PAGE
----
GP Short Notes

GP Short Notes # 836, 1 March 2024

NATO 32: Leaving neutrality, Sweden to join after Hungary's approval
Padmashree Anandhan

In the news
On 26 February, Hungary's parliament voted (188 in favour and only six against) favouring Sweden to join NATO. Hungary is the last NATO member to approve Sweden becoming the 32nd member of NATO. During the press conference, Sweden's Prime Minister, Ulf Kristersson, said: "…Nato membership means that we are coming home to a large number of democracies working together for peace and freedom." NATO Secretary General Jens Stoltenberg said: "Sweden's membership will make us all stronger and safer."

Following the vote, Sweden and Hungary signed a military agreement to sell Sweden's four JAS 39 Gripen fighter jets. 

On 26 February, Hungary's Prime Minister Victor Orban blamed the EU and NATO allies for forcing his administration to vote for Sweden. The pressure increased after Turkey approved Sweden's accession on 23 January. Hungary's vote follows Kristersson's visit to Budapest on 20 February to forge cooperation. On approval, Orban said: "Being members of NATO means that we are prepared to die for each other. It is based on mutual respect."

Issues at large
First, the Hungary roadblock and the shift. Orban's tagging with Turkey in blocking Finland and Sweden's entry into NATO was mainly due to his close relations with Turkey and Russia. Budapest's major criticisms against Sweden were over the latter's accusations against Hungary of democratic backsliding and lack of mutual relations. To overturn Orban's objections, a military agreement was needed to win the opposition vote;  the fighter jet agreement with Sweden has made it possible, which also means a long-standing military boost. Hungary is also at odds at the regional level, isolated by the EU and NATO due to blocking EU's decisions against Russia and on Ukraine aid. It does not hold well amongst far-right leaders from France and Italy, as there is no interest in holding formal ties with Hungary. With no investment inflow from Russia, China and Central Asia, Hungary is left with no regional influence, leading to a block in the decision to get few favours. The shift in Hungary's decision to vote in favour of Sweden was possible for many reasons. Change in the government to right-leaning has withdrawn Sweden's criticism of Hungary for democratic backsliding and disregarding minority rights. Hungary's air force's demand for Sweden's Gripen fighter jets and condition to release EU-blocked funds being fulfilled by Sweden and the EU helped ease the decision. 

Second, beyond Hungary's opposition. It was not only Hungary that had opposed Sweden's NATO entry. Earlier, Turkey also had issues in getting Sweden on board. Turkey held its decision against Sweden for close to two years under a negotiation to lift the arms embargo and mainly to act against the Kurdistan Workers' Party (PKK). The group is considered a terrorist by Turkey after a coup attempt in 2016. Another key condition linked to the decision is unblocking the US supply of F-16 fighter jets to Turkey. 

Third, the divide within the NATO on Russia. Turkey's opposition and Hungary's delay in voting on Sweden's membership highlights the crack within the NATO alliance. It shows how a few NATO members do not see Russia as the primary security threat. Meanwhile, Finland and Sweden's domestic issues have been macroscopical, and several members view it as an opportunity to negotiate their domestic and military concessions rather than perceiving Russia's invasion as a prime threat.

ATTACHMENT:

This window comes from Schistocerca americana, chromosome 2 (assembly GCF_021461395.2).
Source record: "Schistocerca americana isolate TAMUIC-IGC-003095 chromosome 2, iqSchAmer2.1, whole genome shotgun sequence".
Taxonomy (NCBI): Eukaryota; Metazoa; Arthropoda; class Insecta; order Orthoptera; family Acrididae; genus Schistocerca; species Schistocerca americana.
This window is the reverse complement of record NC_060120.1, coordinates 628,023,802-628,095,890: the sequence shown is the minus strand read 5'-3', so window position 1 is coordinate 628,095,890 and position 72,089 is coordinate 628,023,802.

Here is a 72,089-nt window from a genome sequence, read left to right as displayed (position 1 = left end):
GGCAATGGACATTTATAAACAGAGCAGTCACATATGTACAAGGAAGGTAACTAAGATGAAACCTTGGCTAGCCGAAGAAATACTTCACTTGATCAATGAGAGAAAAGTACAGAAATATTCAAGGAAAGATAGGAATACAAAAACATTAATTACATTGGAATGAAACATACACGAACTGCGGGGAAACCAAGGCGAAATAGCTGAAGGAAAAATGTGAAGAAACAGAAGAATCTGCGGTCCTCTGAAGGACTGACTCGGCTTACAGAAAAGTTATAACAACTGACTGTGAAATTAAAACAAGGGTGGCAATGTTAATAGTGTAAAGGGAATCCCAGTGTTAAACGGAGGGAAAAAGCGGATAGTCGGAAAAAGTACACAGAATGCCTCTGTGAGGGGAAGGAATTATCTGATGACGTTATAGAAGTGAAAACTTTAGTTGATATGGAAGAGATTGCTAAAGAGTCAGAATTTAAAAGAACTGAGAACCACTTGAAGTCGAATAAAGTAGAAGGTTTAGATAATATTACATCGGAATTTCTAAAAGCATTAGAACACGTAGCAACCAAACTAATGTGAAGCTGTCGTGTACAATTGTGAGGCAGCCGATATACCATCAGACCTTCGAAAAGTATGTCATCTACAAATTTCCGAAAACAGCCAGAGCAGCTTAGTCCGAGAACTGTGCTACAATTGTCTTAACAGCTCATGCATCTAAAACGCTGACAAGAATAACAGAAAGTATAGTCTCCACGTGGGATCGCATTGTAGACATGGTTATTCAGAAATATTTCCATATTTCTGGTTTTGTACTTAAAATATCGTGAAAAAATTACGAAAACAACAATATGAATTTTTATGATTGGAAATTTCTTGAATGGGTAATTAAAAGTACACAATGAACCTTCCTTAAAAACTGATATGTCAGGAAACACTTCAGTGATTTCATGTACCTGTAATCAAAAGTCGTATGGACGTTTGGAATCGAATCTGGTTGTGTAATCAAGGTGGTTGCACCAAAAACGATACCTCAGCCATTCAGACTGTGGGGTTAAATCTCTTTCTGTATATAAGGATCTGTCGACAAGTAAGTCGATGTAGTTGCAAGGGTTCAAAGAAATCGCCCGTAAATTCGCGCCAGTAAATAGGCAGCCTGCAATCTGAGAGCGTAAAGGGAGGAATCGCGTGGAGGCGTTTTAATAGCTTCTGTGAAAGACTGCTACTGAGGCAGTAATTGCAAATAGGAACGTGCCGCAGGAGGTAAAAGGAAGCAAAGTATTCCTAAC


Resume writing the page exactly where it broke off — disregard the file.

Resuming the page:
Fourth, Russia's NATO expansion conundrum. Sweden and Finland joining NATO creates a direct threat to Russia at the land and sea borders. Given the neutral stance of the two Nordic countries until now and the years of relations with Russia, the leaders have indicated the membership only as a deterrence. Meanwhile, Russia has clearly expressed its intention not to launch a strike into Finland unless there is an attack. It has showcased its interest to be limited to Ukraine.  

In perspective
First, NATO's new ring of defence. The renewed borders of NATO and the Nordic countries' high-end technology and advanced military systems will be a boon to NATO's draining stockpile. Finland's border with Russia would act as a new defence zone for early alerts and detection to defend western and northern Europe.

Second, the challenge to two principal NATO adversaries – the US and Russia. Former US President Donald Trump's criticism of European members' support of NATO and the republican stand against sending aid to Ukraine underline a negative position within the US on Europe's threat perceptions. The US would have to re-think its approach towards NATO, considering the military advancement and geopolitical access that the Nordic brings. Regardless of the leadership, the US' access to the Baltic and Arctic would be an advantage to counter future geopolitical challenges.

For Russia, its key agenda to keep NATO away stands defeated. Finland and Sweden's membership has brought NATO closer. One of the primary objectives of Russia in Ukraine was to keep NATO away. Following the membership of the former neutral Nordic countries, Russia faces a geopolitical quest to balance or showcase its symbolic power against NATO.

Other GP Short Notes

Click below links for year wise archive
2022 | 2021 | 2020 | 2019 | 2018